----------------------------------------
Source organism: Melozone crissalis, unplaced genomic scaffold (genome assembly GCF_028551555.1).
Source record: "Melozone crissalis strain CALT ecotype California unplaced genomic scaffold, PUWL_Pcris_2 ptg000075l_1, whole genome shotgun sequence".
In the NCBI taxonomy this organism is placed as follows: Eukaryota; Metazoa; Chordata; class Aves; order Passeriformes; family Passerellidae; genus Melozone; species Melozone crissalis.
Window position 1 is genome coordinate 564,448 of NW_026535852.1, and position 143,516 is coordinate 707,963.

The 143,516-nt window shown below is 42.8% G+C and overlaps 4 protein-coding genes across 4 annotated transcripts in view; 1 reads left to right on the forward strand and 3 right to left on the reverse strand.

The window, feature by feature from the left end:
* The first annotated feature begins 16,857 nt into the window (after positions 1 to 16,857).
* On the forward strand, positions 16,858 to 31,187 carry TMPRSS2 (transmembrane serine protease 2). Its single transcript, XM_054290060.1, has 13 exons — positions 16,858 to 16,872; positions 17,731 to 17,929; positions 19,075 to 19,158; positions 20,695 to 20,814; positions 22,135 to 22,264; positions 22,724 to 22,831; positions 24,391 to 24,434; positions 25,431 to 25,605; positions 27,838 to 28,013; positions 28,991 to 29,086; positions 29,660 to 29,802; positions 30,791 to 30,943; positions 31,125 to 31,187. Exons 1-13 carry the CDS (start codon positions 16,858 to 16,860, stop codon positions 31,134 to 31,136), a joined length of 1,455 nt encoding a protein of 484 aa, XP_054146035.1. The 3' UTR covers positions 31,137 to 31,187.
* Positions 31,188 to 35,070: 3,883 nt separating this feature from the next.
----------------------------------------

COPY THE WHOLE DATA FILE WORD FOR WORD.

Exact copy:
Source organism: Melozone crissalis, unplaced genomic scaffold (genome assembly GCF_028551555.1).
Source record: "Melozone crissalis strain CALT ecotype California unplaced genomic scaffold, PUWL_Pcris_2 ptg000075l_1, whole genome shotgun sequence".
In the NCBI taxonomy this organism is placed as follows: Eukaryota; Metazoa; Chordata; class Aves; order Passeriformes; family Passerellidae; genus Melozone; species Melozone crissalis.
Window position 1 is genome coordinate 564,448 of NW_026535852.1, and position 143,516 is coordinate 707,963.

The 143,516-nt window shown below is 42.8% G+C and overlaps 4 protein-coding genes across 4 annotated transcripts in view; 1 reads left to right on the forward strand and 3 right to left on the reverse strand.

The window, feature by feature from the left end:
* The first annotated feature begins 16,857 nt into the window (after positions 1 to 16,857).
* On the forward strand, positions 16,858 to 31,187 carry TMPRSS2 (transmembrane serine protease 2). Its single transcript, XM_054290060.1, has 13 exons — positions 16,858 to 16,872; positions 17,731 to 17,929; positions 19,075 to 19,158; positions 20,695 to 20,814; positions 22,135 to 22,264; positions 22,724 to 22,831; positions 24,391 to 24,434; positions 25,431 to 25,605; positions 27,838 to 28,013; positions 28,991 to 29,086; positions 29,660 to 29,802; positions 30,791 to 30,943; positions 31,125 to 31,187. Exons 1-13 carry the CDS (start codon positions 16,858 to 16,860, stop codon positions 31,134 to 31,136), a joined length of 1,455 nt encoding a protein of 484 aa, XP_054146035.1. The 3' UTR covers positions 31,137 to 31,187.
* Positions 31,188 to 35,070: 3,883 nt separating this feature from the next.